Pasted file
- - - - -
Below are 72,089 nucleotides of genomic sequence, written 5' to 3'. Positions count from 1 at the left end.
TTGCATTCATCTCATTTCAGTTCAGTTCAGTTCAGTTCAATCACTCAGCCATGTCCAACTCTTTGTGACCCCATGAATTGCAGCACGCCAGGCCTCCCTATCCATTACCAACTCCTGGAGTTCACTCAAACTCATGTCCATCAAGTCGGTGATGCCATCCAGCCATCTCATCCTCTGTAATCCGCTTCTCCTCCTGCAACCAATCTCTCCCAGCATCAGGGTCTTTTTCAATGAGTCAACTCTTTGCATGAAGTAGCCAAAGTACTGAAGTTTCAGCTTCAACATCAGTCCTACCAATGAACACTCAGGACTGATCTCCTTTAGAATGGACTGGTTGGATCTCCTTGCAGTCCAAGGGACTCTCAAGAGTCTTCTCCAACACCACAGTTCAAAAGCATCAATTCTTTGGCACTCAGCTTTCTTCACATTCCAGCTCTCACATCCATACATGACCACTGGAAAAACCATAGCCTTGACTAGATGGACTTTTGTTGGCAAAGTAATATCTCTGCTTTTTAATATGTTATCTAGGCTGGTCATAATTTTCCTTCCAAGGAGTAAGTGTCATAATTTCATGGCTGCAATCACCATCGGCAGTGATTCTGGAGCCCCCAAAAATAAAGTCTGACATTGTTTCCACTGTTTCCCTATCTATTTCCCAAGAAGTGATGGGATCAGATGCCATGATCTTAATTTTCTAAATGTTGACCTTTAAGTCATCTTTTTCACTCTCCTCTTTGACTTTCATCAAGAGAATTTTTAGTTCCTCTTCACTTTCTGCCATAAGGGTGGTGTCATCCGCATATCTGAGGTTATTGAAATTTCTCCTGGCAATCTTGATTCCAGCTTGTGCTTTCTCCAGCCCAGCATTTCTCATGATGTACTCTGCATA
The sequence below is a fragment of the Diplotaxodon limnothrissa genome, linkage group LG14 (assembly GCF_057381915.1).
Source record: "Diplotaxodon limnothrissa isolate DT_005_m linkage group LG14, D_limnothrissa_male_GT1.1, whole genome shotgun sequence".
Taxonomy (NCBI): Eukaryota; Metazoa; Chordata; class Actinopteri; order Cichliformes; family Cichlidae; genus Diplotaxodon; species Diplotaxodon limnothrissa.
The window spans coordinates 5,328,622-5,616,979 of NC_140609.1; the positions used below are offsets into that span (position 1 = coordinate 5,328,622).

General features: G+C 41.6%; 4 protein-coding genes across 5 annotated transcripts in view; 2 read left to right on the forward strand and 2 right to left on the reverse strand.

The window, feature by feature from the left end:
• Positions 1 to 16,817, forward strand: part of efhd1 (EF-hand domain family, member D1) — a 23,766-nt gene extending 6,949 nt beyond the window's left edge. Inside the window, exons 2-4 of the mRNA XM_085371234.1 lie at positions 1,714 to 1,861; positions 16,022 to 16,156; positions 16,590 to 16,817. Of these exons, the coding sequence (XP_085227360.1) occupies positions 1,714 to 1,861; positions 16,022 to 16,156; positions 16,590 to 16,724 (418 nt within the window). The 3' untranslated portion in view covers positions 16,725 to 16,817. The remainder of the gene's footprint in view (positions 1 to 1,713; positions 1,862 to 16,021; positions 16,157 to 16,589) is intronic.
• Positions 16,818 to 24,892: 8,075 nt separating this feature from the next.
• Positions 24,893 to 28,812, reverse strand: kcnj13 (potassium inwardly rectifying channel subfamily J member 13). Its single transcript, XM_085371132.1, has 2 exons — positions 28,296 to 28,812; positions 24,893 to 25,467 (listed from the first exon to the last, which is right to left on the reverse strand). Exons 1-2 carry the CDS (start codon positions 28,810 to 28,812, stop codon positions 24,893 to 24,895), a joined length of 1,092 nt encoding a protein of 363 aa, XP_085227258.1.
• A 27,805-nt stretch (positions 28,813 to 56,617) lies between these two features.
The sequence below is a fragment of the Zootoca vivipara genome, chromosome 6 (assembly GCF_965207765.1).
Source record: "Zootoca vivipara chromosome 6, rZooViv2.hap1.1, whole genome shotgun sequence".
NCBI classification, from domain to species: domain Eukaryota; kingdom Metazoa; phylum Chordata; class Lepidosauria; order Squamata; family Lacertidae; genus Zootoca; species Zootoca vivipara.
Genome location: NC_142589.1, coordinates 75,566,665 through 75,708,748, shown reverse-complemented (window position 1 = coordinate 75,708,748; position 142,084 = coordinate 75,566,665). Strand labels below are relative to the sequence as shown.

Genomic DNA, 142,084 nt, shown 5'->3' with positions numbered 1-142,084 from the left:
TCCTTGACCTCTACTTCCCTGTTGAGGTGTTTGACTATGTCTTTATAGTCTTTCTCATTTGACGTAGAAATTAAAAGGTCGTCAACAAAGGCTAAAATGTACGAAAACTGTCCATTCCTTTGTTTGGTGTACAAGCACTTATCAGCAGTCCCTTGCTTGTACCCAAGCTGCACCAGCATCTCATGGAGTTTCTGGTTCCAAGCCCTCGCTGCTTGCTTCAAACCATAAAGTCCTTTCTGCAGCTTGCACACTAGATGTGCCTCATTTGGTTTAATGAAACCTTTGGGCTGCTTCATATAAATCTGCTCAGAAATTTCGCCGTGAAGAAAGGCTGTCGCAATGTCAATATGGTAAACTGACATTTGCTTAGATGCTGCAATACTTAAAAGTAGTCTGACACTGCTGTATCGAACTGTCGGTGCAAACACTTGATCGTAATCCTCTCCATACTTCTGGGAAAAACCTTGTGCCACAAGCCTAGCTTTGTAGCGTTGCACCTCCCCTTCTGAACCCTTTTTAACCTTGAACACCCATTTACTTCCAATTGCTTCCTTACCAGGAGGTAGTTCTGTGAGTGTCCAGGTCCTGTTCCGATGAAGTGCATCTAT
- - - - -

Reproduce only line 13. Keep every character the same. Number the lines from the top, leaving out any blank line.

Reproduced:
The sequence below is a fragment of the Zootoca vivipara genome, chromosome 6 (assembly GCF_965207765.1).